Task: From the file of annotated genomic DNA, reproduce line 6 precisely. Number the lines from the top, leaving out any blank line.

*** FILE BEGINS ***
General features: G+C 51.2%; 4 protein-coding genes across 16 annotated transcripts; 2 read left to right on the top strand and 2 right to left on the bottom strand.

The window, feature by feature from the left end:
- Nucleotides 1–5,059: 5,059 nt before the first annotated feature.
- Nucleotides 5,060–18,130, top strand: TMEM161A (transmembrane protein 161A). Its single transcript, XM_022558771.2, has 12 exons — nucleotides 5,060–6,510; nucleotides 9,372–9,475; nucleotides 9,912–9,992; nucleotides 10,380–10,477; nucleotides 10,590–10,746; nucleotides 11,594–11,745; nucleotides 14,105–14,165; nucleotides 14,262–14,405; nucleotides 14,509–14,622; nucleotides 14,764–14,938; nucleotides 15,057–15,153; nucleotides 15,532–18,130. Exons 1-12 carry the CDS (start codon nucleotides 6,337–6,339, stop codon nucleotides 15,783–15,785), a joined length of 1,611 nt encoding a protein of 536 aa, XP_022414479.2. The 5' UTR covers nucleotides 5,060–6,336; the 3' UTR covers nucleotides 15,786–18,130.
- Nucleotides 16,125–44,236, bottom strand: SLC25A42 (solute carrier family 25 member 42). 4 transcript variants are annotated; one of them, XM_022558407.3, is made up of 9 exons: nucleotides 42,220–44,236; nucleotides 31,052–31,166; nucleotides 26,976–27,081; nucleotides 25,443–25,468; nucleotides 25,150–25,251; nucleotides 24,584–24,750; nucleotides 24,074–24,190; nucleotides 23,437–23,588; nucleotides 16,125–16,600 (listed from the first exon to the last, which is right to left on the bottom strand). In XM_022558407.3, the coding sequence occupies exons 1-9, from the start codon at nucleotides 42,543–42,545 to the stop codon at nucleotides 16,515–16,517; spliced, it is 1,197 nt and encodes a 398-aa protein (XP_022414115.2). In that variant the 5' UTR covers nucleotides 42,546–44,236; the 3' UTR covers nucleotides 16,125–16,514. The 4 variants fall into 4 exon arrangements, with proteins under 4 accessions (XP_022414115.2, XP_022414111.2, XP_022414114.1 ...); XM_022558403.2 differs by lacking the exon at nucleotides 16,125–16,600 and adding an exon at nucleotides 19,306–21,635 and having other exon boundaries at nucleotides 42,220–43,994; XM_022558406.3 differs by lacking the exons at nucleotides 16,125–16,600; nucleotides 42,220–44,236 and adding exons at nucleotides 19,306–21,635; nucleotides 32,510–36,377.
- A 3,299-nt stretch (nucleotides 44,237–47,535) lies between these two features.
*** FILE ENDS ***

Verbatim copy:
- A 3,299-nt stretch (nucleotides 44,237–47,535) lies between these two features.